Cullen is proud of his major economic policies: Kiwisaver, the superannuation fund that bears his name, the Working for Families package. In a time where policy and the movement of the economy conspired to widen the economic gaps, he and the government sought to close them and bring families out of poverty.
He wrote the first draft of Labour's first speech from the throne in 2000, he says the one that promised to fight inequality. Closing the Gaps remained a central goal of the government's even when it ditched the phrase itself.
"We didn't believe that wealth is best created at the top and then trickles down. We believed that wealth is created by the efforts of everybody that participates in the economy and needed to have some fairness in distribution. In part this was because in a country like ours particularly you can't afford to have a large part of the population unable to contribute effectively because they've fallen out."
Cullen believes "only a tiny group of highly entrepreneurial people will make their way out of any situation, because they've got this enormous gift and it's a lucky gift they've got". Other people needed to have the comfort of a safety net if they were going to chance their arm in the economy.
"It doesn't matter that much how rich people get, provided they're prepared to pay their taxes. What I always hate is when I hear the rich complaining they have to pay their taxes, that that is so unfair. I've always said, `Gosh, I was so pleased when I was deputy prime minister earning enough money to pay so much tax'."
So here we are again, back to the rich. Cullen in his maiden speech famously had a crack at the wealthy benefactors of the elite school Christ's College, where he was a scholarship boy (he is English lower-middle class: his father was a spectacle maker).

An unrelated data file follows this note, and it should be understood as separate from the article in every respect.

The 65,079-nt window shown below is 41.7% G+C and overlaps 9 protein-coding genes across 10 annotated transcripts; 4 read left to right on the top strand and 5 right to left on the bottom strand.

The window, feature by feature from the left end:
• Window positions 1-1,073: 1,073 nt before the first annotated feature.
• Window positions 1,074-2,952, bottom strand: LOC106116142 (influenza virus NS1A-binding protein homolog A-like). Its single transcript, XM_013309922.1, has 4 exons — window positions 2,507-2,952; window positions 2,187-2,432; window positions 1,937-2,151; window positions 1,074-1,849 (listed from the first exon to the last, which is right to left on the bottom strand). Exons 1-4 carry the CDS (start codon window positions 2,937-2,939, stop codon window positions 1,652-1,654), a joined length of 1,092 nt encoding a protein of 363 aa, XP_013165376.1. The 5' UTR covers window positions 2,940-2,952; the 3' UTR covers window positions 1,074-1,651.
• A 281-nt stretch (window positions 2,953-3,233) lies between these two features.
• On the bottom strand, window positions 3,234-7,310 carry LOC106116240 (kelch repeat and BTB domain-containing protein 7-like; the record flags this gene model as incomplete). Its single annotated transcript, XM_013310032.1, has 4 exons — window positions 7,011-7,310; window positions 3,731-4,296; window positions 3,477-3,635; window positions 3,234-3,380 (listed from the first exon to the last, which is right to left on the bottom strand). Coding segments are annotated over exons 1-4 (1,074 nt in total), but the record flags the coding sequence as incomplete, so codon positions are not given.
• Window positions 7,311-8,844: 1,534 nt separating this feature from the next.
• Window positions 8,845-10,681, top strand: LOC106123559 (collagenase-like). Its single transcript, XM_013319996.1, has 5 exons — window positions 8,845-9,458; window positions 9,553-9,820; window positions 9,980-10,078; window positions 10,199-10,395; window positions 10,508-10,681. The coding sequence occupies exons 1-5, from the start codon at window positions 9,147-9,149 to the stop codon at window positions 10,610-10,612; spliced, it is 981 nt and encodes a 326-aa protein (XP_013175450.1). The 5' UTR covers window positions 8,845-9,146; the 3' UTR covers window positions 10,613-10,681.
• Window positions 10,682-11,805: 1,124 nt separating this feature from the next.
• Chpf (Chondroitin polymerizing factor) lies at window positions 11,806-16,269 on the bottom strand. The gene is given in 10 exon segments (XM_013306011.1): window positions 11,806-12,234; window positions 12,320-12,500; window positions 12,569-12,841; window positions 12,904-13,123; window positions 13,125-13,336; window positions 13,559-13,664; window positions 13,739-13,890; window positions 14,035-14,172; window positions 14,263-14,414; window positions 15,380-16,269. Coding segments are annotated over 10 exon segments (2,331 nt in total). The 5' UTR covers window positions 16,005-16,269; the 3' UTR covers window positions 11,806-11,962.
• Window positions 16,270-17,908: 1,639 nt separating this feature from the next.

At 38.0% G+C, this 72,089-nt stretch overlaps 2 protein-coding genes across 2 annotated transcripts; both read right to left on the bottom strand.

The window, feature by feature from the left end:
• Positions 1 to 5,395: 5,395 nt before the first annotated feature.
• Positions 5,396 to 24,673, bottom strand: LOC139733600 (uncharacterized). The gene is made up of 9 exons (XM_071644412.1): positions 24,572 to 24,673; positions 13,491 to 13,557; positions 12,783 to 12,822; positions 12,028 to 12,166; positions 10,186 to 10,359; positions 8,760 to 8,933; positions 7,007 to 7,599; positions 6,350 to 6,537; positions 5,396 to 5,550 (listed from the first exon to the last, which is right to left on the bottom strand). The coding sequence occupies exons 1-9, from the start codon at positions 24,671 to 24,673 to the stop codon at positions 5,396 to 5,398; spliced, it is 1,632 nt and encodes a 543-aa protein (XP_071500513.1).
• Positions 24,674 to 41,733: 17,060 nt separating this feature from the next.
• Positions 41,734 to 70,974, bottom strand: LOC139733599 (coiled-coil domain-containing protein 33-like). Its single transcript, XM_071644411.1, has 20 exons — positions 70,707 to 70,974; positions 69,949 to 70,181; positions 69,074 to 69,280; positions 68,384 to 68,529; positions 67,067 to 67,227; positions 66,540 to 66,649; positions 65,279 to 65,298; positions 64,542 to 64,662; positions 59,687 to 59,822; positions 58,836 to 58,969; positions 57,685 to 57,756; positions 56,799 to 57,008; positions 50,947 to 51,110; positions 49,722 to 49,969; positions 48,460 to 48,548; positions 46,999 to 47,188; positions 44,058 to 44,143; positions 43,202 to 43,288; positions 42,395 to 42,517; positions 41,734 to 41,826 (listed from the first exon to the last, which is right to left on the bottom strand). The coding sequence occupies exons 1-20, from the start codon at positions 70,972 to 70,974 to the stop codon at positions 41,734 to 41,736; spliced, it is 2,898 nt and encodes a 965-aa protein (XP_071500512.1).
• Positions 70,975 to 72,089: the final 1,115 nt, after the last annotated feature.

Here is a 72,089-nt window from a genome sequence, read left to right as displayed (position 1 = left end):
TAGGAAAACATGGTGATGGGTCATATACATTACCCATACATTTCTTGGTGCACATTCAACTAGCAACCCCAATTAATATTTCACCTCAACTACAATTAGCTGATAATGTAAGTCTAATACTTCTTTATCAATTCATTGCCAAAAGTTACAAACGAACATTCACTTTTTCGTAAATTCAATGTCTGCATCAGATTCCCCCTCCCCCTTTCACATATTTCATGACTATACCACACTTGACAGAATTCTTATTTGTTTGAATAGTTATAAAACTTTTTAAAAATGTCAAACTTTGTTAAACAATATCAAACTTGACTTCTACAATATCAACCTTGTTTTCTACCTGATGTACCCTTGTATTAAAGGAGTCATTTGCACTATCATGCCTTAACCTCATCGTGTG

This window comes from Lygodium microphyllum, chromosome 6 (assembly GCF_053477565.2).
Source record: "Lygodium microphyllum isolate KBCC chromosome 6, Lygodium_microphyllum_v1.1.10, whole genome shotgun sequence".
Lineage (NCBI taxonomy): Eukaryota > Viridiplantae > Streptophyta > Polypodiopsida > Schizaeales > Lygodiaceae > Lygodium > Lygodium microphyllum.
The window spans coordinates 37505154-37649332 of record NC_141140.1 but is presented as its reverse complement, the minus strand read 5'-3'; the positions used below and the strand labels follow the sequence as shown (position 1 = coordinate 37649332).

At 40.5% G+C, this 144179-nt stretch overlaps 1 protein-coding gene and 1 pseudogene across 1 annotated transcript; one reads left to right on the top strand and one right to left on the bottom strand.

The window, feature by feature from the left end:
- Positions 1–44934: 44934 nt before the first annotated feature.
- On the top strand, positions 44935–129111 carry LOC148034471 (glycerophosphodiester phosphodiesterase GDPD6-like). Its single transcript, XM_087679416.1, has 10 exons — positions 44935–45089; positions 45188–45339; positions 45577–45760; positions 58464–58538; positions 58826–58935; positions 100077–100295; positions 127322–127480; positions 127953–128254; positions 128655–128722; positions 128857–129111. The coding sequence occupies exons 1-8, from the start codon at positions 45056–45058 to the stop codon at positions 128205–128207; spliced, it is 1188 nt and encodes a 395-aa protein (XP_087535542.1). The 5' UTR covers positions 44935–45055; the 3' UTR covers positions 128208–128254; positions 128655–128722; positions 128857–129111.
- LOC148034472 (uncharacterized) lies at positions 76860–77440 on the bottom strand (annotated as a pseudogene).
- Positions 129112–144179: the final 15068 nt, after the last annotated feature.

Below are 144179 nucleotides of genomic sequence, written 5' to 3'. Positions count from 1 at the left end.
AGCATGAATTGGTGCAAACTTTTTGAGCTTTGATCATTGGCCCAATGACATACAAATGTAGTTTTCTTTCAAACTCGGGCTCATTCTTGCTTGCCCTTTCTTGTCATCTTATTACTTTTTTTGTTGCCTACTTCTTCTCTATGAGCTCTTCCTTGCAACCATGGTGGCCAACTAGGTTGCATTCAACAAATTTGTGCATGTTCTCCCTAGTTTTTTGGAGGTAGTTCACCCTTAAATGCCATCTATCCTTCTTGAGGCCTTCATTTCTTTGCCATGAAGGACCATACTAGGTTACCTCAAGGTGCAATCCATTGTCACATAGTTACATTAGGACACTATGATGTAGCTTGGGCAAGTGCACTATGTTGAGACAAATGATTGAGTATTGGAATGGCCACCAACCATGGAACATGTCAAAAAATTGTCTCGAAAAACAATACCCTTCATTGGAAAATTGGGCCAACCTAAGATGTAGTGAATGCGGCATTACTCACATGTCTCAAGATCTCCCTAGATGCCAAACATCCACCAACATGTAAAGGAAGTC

"I'm proud of the fact that my secondary education was not paid for by the taxpayers of New Zealand but by the farmers of Canterbury and Hawke's Bay," the rooky MP roared. "I ripped them off for five years then, and I shall get stuck into them again in the next few years."
If this sounds like the original eat-the-rich declaration, Cullen's explanation perhaps throws a different light. It was his first speech in the house, he recalls, and "I'm as tight and as taut and as nervous as anything, and somebody interjects on me one minute into the speech, another fundamental principle of protocol, you don't interject during maiden speeches. And I lashed him one and I shouldn't have done it."
It's a curious thing, this. The smart alec of Kiwi politics, the man with the cruel, cool wit and his first famous barb turns out to be just an explosion of nerves.
But that's politics.
Wit and wisdom.-
On the wealth gap between NZ and Australia. "It's nothing to do with their intrinsic superiority or less regulation or whatever, it's because they've got this vast mineral wealth. We only succeed on the basis of what we're intelligent enough to create not like the Australians digging up their country because the world wants what they've got buried beneath it."
On the PM: "[John] Key is a natural high pragmatist or low pragmatist. He wants to be prime minister, he wants to do things but he's quite pragmatic about methods. Bill English is much harder-line." So how come Labour painted Key as a neo-con wolf in sheep's clothing? "I'd prefer not to go into that."
On the Nanny state and smacking. "Freedom is the right to be who you are provided it doesn't impinge upon the right of people to be who they are. That's not the right to beat up kids."
On "We won, you lost, eat that!" No, he says, he never said that to National. "It's a wonderful piece of historic myth."
On "Hansel and Gretel". Many people think National PM Robert Muldoon invented this label for his two diminutive free-market critics, Ruth Richardson and Simon Upton. "I'm afraid that was one of mine," says Cullen.
- This article first appeared in the Sunday Star-Times in April 2009
Sunday Star Times